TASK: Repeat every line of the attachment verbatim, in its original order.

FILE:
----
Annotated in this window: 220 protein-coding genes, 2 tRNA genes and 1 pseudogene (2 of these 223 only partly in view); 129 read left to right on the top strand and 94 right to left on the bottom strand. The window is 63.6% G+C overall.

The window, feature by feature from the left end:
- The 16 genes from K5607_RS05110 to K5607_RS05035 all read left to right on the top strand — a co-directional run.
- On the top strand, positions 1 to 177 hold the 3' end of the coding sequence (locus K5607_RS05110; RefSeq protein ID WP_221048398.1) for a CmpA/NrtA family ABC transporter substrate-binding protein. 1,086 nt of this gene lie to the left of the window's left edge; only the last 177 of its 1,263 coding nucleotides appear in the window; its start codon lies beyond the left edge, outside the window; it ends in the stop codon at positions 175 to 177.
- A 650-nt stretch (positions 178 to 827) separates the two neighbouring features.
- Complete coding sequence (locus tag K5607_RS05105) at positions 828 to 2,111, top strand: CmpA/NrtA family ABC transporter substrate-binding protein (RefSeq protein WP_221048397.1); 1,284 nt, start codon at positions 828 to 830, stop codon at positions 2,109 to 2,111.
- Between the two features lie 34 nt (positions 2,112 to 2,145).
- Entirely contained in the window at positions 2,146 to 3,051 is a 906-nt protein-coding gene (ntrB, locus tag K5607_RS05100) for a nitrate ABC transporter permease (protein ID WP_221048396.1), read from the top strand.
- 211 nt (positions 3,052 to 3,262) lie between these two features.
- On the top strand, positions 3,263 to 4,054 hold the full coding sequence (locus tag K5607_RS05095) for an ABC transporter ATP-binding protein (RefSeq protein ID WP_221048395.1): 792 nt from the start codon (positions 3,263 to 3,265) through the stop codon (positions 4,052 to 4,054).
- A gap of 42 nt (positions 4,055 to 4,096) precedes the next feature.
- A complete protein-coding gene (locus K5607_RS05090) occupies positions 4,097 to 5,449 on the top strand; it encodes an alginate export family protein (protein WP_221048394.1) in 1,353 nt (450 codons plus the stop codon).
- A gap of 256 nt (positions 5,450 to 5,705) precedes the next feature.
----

Annotated in this window: 220 protein-coding genes, 2 tRNA genes and 1 pseudogene (2 of these 223 only partly in view); 129 read left to right on the top strand and 94 right to left on the bottom strand. The window is 63.6% G+C overall.

The window, feature by feature from the left end:
- The 16 genes from K5607_RS05110 to K5607_RS05035 all read left to right on the top strand — a co-directional run.
- On the top strand, positions 1 to 177 hold the 3' end of the coding sequence (locus K5607_RS05110; RefSeq protein ID WP_221048398.1) for a CmpA/NrtA family ABC transporter substrate-binding protein. 1,086 nt of this gene lie to the left of the window's left edge; only the last 177 of its 1,263 coding nucleotides appear in the window; its start codon lies beyond the left edge, outside the window; it ends in the stop codon at positions 175 to 177.
- A 650-nt stretch (positions 178 to 827) separates the two neighbouring features.
- Complete coding sequence (locus tag K5607_RS05105) at positions 828 to 2,111, top strand: CmpA/NrtA family ABC transporter substrate-binding protein (RefSeq protein WP_221048397.1); 1,284 nt, start codon at positions 828 to 830, stop codon at positions 2,109 to 2,111.
- Between the two features lie 34 nt (positions 2,112 to 2,145).
- Entirely contained in the window at positions 2,146 to 3,051 is a 906-nt protein-coding gene (ntrB, locus tag K5607_RS05100) for a nitrate ABC transporter permease (protein ID WP_221048396.1), read from the top strand.
- 211 nt (positions 3,052 to 3,262) lie between these two features.
- On the top strand, positions 3,263 to 4,054 hold the full coding sequence (locus tag K5607_RS05095) for an ABC transporter ATP-binding protein (RefSeq protein ID WP_221048395.1): 792 nt from the start codon (positions 3,263 to 3,265) through the stop codon (positions 4,052 to 4,054).
- A gap of 42 nt (positions 4,055 to 4,096) precedes the next feature.
- A complete protein-coding gene (locus K5607_RS05090) occupies positions 4,097 to 5,449 on the top strand; it encodes an alginate export family protein (protein WP_221048394.1) in 1,353 nt (450 codons plus the stop codon).
- A gap of 256 nt (positions 5,450 to 5,705) precedes the next feature.